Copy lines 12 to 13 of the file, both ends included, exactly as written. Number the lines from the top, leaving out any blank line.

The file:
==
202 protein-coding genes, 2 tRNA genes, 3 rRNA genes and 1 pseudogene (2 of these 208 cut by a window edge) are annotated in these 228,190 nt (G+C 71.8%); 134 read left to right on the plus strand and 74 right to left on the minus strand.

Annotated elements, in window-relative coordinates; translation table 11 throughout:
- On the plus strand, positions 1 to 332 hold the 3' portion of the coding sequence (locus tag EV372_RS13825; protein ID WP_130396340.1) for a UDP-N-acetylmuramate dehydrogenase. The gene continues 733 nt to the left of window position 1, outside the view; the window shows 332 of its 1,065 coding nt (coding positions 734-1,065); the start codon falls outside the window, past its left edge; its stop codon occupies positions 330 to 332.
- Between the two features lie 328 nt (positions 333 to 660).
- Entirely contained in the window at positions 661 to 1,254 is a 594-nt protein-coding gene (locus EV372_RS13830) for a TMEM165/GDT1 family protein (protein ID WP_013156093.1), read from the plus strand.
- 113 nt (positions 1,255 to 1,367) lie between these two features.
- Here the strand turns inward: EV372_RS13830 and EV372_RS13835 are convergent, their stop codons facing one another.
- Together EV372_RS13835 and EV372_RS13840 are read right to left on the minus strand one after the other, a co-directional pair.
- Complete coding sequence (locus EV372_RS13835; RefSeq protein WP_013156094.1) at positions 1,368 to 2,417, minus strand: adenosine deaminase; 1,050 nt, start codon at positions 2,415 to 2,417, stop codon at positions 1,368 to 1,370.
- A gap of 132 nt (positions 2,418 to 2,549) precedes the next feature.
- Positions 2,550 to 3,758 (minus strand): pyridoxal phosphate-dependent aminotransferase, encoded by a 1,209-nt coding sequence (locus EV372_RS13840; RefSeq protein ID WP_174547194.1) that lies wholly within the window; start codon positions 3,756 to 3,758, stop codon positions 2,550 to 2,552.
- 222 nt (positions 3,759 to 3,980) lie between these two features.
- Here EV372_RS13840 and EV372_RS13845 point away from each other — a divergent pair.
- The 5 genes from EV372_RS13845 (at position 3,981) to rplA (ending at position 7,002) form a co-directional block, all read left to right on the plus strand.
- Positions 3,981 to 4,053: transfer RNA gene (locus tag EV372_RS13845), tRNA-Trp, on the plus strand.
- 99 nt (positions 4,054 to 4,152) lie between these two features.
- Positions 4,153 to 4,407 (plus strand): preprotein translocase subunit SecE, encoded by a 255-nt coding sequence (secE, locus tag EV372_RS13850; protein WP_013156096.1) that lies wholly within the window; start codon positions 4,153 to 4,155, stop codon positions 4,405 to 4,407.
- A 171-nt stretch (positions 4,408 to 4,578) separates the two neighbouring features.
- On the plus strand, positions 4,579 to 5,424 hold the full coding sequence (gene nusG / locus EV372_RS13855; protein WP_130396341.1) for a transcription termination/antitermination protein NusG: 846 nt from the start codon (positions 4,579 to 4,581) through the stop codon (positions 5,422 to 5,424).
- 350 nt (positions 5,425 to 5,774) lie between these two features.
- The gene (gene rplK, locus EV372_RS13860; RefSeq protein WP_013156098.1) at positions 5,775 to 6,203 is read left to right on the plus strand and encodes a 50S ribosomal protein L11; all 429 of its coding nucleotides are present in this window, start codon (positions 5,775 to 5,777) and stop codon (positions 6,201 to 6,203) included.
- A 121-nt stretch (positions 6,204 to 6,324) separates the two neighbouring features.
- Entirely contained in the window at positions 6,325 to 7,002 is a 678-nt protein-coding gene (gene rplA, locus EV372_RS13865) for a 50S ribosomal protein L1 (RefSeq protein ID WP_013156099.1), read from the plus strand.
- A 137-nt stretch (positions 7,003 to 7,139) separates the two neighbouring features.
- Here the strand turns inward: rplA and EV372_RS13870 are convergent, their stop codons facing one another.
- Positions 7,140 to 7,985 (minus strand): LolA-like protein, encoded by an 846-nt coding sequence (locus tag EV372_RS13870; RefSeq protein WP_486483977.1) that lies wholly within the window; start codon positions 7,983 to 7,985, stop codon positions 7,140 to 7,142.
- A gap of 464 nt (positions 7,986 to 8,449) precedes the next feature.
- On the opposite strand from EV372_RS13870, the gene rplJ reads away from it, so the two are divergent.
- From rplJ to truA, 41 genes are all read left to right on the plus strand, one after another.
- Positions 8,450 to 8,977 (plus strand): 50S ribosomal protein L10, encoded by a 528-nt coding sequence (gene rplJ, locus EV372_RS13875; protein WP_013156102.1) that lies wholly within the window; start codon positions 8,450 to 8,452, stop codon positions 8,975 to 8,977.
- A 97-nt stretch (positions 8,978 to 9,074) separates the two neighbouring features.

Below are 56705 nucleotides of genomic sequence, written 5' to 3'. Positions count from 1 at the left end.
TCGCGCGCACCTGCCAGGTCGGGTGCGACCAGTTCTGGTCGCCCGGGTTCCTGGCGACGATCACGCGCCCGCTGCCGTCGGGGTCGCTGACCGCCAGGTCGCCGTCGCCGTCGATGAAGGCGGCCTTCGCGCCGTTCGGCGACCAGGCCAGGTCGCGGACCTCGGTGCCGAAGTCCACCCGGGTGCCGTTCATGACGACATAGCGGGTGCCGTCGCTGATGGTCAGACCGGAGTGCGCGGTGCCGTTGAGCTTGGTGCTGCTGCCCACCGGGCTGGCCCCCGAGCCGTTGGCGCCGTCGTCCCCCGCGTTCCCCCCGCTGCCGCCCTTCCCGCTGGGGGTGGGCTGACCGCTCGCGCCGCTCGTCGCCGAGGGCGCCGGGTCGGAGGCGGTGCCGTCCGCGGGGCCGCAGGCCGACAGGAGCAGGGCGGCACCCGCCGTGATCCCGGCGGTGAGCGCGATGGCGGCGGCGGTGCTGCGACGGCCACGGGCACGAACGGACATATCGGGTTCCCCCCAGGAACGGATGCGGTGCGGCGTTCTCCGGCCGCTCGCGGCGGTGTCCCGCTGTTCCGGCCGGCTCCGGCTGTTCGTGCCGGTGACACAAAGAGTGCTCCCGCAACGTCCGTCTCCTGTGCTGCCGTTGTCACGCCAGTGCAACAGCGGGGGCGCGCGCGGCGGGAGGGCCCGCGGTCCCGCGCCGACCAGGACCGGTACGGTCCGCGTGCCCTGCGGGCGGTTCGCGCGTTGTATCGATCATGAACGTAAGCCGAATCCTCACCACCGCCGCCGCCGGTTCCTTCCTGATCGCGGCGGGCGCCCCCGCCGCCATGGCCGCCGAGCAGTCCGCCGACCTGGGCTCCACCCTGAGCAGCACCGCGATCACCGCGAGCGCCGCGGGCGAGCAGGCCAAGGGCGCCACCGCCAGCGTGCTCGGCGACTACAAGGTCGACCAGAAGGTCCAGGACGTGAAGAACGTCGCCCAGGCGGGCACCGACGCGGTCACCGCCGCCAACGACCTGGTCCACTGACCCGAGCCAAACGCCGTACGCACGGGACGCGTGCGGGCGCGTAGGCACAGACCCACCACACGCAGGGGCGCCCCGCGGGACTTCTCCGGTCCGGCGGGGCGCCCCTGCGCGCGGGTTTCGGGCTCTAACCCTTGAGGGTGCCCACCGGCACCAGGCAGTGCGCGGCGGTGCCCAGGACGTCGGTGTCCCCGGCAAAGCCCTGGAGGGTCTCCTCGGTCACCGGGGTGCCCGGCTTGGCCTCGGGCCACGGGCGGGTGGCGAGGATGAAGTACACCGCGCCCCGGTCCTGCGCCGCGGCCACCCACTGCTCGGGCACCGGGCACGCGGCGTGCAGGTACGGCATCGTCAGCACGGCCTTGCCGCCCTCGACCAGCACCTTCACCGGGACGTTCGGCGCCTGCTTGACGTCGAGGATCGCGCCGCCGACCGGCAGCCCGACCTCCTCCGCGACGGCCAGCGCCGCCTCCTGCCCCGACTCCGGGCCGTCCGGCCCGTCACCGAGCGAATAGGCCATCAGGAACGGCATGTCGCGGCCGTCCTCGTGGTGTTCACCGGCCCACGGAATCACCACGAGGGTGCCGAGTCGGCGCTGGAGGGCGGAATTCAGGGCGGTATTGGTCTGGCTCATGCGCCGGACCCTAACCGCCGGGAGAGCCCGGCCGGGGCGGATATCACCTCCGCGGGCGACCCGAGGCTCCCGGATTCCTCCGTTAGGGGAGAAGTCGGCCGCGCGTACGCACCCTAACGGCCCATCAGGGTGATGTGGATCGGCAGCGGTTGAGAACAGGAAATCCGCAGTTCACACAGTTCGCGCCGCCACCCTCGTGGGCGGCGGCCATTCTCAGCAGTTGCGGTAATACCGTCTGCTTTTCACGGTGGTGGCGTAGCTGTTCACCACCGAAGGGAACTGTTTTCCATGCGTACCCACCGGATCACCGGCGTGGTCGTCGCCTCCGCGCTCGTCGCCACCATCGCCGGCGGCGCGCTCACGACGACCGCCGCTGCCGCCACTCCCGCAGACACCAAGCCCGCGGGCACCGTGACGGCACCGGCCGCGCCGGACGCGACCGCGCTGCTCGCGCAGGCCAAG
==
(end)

- 222 nt (positions 3,759 to 3,980) lie between these two features.
- Here EV372_RS13840 and EV372_RS13845 point away from each other — a divergent pair.